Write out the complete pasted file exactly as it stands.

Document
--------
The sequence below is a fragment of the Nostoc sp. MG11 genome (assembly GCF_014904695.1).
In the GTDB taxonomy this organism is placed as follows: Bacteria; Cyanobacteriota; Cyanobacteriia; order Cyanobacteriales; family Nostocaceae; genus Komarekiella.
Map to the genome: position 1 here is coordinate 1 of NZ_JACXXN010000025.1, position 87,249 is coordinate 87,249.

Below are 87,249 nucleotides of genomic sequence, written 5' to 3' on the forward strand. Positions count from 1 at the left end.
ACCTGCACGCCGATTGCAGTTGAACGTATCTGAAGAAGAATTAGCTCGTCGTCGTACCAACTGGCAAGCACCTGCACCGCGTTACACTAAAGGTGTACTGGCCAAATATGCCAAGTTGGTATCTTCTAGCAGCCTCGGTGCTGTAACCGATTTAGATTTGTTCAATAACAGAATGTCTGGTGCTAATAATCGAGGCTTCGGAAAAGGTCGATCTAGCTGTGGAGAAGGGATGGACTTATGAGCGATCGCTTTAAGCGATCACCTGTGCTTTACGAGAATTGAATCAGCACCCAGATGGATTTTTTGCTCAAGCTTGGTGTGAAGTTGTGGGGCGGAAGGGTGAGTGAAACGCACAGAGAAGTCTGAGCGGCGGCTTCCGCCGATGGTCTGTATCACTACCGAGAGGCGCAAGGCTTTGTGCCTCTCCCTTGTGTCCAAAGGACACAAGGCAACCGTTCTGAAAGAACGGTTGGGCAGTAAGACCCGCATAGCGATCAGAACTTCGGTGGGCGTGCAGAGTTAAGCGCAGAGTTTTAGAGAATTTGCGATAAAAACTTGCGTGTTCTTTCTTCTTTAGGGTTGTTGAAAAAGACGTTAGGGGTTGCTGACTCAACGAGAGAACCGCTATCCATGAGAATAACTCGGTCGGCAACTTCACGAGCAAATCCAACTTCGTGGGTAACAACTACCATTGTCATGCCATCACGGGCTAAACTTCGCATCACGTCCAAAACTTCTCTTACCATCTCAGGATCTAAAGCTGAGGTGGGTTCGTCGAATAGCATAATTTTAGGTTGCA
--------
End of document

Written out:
The sequence below is a fragment of the Nostoc sp. MG11 genome (assembly GCF_014904695.1).
In the GTDB taxonomy this organism is placed as follows: Bacteria; Cyanobacteriota; Cyanobacteriia; order Cyanobacteriales; family Nostocaceae; genus Komarekiella.
Map to the genome: position 1 here is coordinate 1 of NZ_JACXXN010000025.1, position 87,249 is coordinate 87,249.

Below are 87,249 nucleotides of genomic sequence, written 5' to 3' on the forward strand. Positions count from 1 at the left end.
ACCTGCACGCCGATTGCAGTTGAACGTATCTGAAGAAGAATTAGCTCGTCGTCGTACCAACTGGCAAGCACCTGCACCGCGTTACACTAAAGGTGTACTGGCCAAATATGCCAAGTTGGTATCTTCTAGCAGCCTCGGTGCTGTAACCGATTTAGATTTGTTCAATAACAGAATGTCTGGTGCTAATAATCGAGGCTTCGGAAAAGGTCGATCTAGCTGTGGAGAAGGGATGGACTTATGAGCGATCGCTTTAAGCGATCACCTGTGCTTTACGAGAATTGAATCAGCACCCAGATGGATTTTTTGCTCAAGCTTGGTGTGAAGTTGTGGGGCGGAAGGGTGAGTGAAACGCACAGAGAAGTCTGAGCGGCGGCTTCCGCCGATGGTCTGTATCACTACCGAGAGGCGCAAGGCTTTGTGCCTCTCCCTTGTGTCCAAAGGACACAAGGCAACCGTTCTGAAAGAACGGTTGGGCAGTAAGACCCGCATAGCGATCAGAACTTCGGTGGGCGTGCAGAGTTAAGCGCAGAGTTTTAGAGAATTTGCGATAAAAACTTGCGTGTTCTTTCTTCTTTAGGGTTGTTGAAAAAGACGTTAGGGGTTGCTGACTCAACGAGAGAACCGCTATCCATGAGAATAACTCGGTCGGCAACTTCACGAGCAAATCCAACTTCGTGGGTAACAACTACCATTGTCATGCCATCACGGGCTAAACTTCGCATCACGTCCAAAACTTCTCTTACCATCTCAGGATCTAAAGCTGAGGTGGGTTCGTCGAATAGCATAATTTTAGGTTGCA